‘I fucking well told you nobody would turn up!’

‘Well, I…I mean, how was I to know that…’

‘It was those bloody posters!’ chipped in the female bass player as her instrument similarly made the journey from around-neck to slouching-against-amp. ‘A stupid fucking idea.’

‘Oh come on…’ started the singer confidently, ‘it created mystery didn’t it? Am I wrong? No. It created an aura didn’t it? It’s all anyone has talked about in this town for the last few months. It worked.’ He flashed a smug smile to each member of the band.

‘But it didn’t fucking work did it!?’ shouted the drummer behind him, standing up from his kit. ‘Because no-one has a fucking clue that our band is called Lost Cat do they!? In fact no-one has a clue the posters relate to a band at all!?’

‘Well, no, listen…’

‘And no-one knows there’s a bloody gig! That’s why no fucker has turned up!? That’s why we’re sat here looking like twats!’

‘Well, yes, but you see the mystery it created is…’

‘Oh fuck your mystery!’ shouted the bespectacled keyboard player, slamming the keys with his fists for good measure. ‘Lost Cat for fuck’s sake. What a fucking joke.’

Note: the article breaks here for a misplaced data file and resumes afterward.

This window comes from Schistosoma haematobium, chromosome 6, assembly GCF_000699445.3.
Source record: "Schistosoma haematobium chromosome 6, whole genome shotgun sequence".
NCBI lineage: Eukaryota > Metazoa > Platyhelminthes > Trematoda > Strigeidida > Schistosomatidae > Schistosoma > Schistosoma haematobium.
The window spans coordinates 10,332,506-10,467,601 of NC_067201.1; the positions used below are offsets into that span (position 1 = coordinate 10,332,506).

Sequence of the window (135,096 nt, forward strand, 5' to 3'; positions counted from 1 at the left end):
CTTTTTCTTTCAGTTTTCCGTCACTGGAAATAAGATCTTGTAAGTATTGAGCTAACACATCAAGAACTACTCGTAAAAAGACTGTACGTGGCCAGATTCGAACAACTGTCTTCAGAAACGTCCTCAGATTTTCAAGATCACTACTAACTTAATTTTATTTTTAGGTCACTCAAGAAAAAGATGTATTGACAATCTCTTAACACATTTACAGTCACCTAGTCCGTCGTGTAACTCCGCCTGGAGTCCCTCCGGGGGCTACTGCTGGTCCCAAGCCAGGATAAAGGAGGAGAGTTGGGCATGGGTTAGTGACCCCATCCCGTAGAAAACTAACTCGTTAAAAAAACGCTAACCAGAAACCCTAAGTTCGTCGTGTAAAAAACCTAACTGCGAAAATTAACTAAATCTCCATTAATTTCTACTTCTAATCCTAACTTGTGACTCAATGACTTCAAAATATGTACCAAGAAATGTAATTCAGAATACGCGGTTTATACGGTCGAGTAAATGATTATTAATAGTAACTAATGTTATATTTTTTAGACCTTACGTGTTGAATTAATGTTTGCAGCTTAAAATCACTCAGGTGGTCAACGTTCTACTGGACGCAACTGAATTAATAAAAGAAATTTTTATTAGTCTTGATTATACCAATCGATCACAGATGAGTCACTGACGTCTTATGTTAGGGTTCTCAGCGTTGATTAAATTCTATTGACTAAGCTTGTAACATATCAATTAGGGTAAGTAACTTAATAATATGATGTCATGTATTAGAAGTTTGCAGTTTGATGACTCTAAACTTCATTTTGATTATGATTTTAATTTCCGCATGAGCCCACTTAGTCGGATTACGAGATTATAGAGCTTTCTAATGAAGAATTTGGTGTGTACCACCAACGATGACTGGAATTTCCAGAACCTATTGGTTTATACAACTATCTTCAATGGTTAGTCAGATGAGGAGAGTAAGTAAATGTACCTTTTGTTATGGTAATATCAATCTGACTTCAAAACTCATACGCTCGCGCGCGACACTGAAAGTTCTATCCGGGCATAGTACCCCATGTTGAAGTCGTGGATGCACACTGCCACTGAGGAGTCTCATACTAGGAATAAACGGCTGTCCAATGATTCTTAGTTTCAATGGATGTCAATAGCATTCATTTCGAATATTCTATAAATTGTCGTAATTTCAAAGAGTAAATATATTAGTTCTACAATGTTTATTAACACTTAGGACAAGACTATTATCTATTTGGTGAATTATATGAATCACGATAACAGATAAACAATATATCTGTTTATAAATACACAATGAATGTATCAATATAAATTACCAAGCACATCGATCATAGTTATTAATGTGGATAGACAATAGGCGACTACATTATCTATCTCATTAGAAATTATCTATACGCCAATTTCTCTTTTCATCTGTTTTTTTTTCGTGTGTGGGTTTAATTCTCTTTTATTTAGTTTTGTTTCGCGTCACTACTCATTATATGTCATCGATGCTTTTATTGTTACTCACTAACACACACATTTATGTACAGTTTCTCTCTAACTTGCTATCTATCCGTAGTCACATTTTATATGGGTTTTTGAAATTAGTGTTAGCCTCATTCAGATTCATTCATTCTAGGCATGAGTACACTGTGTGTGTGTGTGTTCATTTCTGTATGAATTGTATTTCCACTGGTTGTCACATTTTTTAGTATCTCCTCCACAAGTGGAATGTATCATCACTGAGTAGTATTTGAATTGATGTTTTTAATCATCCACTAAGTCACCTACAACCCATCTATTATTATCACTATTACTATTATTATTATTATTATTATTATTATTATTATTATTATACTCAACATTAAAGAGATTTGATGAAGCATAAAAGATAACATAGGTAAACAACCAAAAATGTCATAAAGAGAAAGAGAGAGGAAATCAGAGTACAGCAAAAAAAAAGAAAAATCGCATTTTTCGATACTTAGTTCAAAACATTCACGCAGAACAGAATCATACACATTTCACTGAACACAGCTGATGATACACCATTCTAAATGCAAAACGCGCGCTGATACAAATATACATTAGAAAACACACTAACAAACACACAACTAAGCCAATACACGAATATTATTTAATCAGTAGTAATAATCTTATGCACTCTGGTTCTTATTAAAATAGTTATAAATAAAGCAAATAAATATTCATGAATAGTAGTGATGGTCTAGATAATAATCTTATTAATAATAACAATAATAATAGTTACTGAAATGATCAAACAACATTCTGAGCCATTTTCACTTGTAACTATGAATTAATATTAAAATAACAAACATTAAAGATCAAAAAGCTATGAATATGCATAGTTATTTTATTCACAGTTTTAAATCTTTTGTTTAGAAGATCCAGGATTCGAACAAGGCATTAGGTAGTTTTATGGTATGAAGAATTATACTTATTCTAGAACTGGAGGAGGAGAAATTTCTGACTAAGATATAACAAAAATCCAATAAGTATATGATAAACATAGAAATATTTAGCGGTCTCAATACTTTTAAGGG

‘You know what,’ answered the singer, a surge of rage coursing through him, ‘if you think you can do any fucking better then why don’t you just go and fu….’

And even after a poorly-executed multi-band member fight broke out – one in which many innocent instruments found themselves damaged in the melee – the subject of the posters still seemed to be foremost in their minds.

‘Look,’ began the singer as he wiped a spatter of blood away from the corner of his mouth, ‘how about we just keep this fucking embarrassment to ourselves and never mention it to anyone ok? Agreed? Good. Fucking good.’